DESPITE our fisticuffs with the French over fishing, you can’t deny they have style.
They even own the words — “haute cuisine”, “couture” and “de luxe”.
But their car business has forgotten.
The best French cars are cheap-and-cheerful hatchbacks.
DS is changing that.
Even with only two cars on sale, the little DS 3 Crossback and biggish DS 7, it is managing to outsell Lexus and Jaguar across Britain and Europe.
Mind you, those two brands aren’t much of a success.
Beating them just means DS is the healthiest patient in intensive care.
Any wannabe premium car maker needs to take aim at the Germans.
And DS now has a car to go against the big-selling Audi A3 and Mercedes A-Class.
It won’t beat them, but it might take a few chunks out of them.
Of course, being French, it’s not about to copy them.
The Germans set out to be ruthlessly effective but end up a bit clinical.
DS is soulful and also mildly eccentric.
It’s a bit higher off the ground than the conventional hatchback rivals.
But not as high as the crossover-coupes such as the BMW X2 and Audi Q3 Sportback.
So it’s aiming to appeal to both camps. It can get a bit of a wiggle on.
Key facts: DS 4 Performance Line +
Engine: 1.6-litre turbo petrol
Power: 225hp, 300Nm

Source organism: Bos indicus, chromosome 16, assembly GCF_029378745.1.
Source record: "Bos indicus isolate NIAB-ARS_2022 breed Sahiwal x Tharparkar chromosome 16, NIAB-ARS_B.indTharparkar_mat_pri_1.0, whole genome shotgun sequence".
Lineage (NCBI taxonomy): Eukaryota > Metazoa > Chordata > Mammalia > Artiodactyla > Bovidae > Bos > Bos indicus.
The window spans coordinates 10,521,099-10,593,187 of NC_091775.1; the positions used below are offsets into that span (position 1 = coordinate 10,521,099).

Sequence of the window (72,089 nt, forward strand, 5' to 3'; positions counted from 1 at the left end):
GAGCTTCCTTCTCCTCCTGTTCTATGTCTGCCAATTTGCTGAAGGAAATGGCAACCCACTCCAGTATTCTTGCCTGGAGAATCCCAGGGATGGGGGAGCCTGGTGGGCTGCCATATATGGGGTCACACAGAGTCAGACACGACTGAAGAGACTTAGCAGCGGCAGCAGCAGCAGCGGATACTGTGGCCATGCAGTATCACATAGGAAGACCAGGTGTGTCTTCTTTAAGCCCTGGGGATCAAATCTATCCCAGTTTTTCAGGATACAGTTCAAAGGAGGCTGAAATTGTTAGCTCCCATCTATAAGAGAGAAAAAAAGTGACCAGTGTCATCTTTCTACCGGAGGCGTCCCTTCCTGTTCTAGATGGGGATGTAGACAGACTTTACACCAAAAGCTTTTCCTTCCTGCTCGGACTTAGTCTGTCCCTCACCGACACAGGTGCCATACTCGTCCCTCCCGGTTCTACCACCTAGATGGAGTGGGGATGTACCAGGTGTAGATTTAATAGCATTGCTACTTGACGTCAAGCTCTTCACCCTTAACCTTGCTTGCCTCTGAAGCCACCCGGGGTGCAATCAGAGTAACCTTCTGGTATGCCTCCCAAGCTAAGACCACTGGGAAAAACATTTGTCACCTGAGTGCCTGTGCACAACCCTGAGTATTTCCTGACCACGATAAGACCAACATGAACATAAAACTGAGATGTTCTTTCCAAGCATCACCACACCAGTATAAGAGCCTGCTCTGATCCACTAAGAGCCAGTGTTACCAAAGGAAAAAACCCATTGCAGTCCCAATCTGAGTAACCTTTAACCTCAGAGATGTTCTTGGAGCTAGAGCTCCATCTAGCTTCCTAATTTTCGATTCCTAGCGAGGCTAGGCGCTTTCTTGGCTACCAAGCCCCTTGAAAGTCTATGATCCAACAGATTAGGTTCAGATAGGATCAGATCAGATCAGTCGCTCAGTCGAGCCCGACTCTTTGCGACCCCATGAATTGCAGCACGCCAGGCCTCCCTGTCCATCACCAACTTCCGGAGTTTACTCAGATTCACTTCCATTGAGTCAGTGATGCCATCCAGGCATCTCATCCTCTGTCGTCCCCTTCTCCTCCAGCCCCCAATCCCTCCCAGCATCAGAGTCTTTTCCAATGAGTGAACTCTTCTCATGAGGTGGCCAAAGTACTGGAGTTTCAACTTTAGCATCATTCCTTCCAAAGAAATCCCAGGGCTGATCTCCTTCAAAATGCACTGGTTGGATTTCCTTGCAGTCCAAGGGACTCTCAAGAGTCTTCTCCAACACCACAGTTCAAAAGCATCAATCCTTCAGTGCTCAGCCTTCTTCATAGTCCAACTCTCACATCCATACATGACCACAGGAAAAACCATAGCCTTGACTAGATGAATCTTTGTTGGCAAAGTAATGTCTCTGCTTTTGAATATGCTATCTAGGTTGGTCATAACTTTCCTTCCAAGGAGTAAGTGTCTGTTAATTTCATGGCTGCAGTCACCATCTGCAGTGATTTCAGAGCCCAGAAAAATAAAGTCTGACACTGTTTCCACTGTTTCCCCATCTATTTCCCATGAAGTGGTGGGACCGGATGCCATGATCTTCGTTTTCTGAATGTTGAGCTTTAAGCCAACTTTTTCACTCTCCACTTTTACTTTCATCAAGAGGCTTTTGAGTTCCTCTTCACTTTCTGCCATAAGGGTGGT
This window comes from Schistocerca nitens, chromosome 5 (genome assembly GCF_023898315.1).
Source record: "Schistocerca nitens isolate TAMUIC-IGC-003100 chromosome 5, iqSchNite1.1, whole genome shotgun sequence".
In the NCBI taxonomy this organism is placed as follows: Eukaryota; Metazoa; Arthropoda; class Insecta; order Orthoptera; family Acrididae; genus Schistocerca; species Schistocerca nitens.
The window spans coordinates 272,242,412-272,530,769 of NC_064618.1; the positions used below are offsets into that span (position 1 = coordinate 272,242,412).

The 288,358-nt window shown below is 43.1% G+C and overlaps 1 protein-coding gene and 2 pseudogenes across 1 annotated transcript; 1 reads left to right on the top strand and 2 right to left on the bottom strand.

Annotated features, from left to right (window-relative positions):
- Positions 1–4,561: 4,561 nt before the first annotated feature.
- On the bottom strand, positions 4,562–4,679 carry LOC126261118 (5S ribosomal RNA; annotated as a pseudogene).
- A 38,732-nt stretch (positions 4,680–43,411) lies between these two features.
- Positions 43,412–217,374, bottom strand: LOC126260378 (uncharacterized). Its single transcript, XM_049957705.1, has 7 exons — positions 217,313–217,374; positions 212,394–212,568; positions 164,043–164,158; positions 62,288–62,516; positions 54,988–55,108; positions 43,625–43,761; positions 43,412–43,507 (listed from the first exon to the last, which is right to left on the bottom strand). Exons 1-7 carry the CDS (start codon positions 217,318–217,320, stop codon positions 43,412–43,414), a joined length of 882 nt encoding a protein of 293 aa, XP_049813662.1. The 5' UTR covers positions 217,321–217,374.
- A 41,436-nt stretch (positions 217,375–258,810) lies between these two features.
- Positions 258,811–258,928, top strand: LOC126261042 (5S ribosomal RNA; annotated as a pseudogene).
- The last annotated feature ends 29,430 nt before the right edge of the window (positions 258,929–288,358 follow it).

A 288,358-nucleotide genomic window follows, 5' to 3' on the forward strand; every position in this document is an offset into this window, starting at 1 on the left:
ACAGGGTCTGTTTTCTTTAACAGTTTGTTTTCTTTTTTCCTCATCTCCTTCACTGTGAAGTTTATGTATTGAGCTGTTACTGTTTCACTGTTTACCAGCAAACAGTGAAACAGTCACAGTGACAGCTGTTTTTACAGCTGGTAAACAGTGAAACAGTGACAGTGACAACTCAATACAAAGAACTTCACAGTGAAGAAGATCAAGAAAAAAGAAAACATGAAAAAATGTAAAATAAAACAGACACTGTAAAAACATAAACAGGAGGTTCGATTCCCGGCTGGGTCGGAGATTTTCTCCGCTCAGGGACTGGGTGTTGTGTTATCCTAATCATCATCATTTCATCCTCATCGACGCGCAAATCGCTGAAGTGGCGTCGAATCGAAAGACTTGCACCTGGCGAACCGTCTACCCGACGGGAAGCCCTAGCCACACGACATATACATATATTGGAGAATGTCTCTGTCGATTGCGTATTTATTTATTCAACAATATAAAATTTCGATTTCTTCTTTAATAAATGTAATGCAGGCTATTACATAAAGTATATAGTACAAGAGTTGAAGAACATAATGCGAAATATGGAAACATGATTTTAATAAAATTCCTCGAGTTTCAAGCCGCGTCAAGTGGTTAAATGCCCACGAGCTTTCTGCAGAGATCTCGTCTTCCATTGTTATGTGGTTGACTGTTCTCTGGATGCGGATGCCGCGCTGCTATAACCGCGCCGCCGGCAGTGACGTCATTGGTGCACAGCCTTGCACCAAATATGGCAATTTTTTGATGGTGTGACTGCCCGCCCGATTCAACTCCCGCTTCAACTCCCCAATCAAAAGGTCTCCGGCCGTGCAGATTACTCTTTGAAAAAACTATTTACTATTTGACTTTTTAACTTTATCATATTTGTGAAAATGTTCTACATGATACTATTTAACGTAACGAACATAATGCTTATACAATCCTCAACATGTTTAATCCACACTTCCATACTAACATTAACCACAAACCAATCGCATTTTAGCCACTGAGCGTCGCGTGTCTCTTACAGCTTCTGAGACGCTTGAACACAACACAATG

0-62mph: 7.9 secs
Top speed: 146mph
Outside the style is angular and jewelled.
Inside, it’s a bit of a boutique (another French word) handbag, with plenty of soft materials and ornamental stitching.
Plus, watch-like knurled metal. They have a word for that too. “Guillochage.”
On top of the craft there is tech. Most versions have four screens. One for the driver, plus a big head-up display, and a high-res centre touchscreen.
And then another smaller one down by your knee.
You can configure that fourth touchscreen to call up your most familiar actions — a couple of your usual radio stations, frequent phone numbers, maybe your favourite navigation destination, zooming the map.
Then you can do those things with simple swipe gestures, without your eyes leaving the road. I’m all in favour.
Too many cars these days lose you in fiddly menus.
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The hi-tech suspension includes a camera that reads the road ahead and softens the suspension before it hits a bump.
The Rolls-Royce Ghost has that. It works, too, giving the sort of dreamy-soft ride big French cars had decades ago but without the wallowy handling.
The DS 4 is no hot hatch but it can get a bit of a wiggle on.
True, it’s a bit cramped in the back. But isn’t luxury usually a bit selfish?
All in all, a car that turned out not only a bit leftfield but actually very good.
Or rather, tres bien.